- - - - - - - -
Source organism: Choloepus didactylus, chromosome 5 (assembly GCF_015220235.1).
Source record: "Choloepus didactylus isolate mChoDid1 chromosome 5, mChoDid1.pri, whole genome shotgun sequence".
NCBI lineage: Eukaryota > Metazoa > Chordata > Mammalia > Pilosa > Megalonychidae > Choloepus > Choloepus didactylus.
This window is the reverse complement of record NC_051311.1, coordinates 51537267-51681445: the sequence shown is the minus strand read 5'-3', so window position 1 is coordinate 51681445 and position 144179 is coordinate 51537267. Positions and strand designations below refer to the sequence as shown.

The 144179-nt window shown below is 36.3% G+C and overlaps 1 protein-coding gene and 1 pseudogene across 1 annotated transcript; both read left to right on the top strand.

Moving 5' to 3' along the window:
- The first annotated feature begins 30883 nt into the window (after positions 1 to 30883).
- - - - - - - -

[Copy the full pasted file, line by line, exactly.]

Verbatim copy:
Source organism: Choloepus didactylus, chromosome 5 (assembly GCF_015220235.1).
Source record: "Choloepus didactylus isolate mChoDid1 chromosome 5, mChoDid1.pri, whole genome shotgun sequence".
NCBI lineage: Eukaryota > Metazoa > Chordata > Mammalia > Pilosa > Megalonychidae > Choloepus > Choloepus didactylus.
This window is the reverse complement of record NC_051311.1, coordinates 51537267-51681445: the sequence shown is the minus strand read 5'-3', so window position 1 is coordinate 51681445 and position 144179 is coordinate 51537267. Positions and strand designations below refer to the sequence as shown.

The 144179-nt window shown below is 36.3% G+C and overlaps 1 protein-coding gene and 1 pseudogene across 1 annotated transcript; both read left to right on the top strand.

Moving 5' to 3' along the window:
- The first annotated feature begins 30883 nt into the window (after positions 1 to 30883).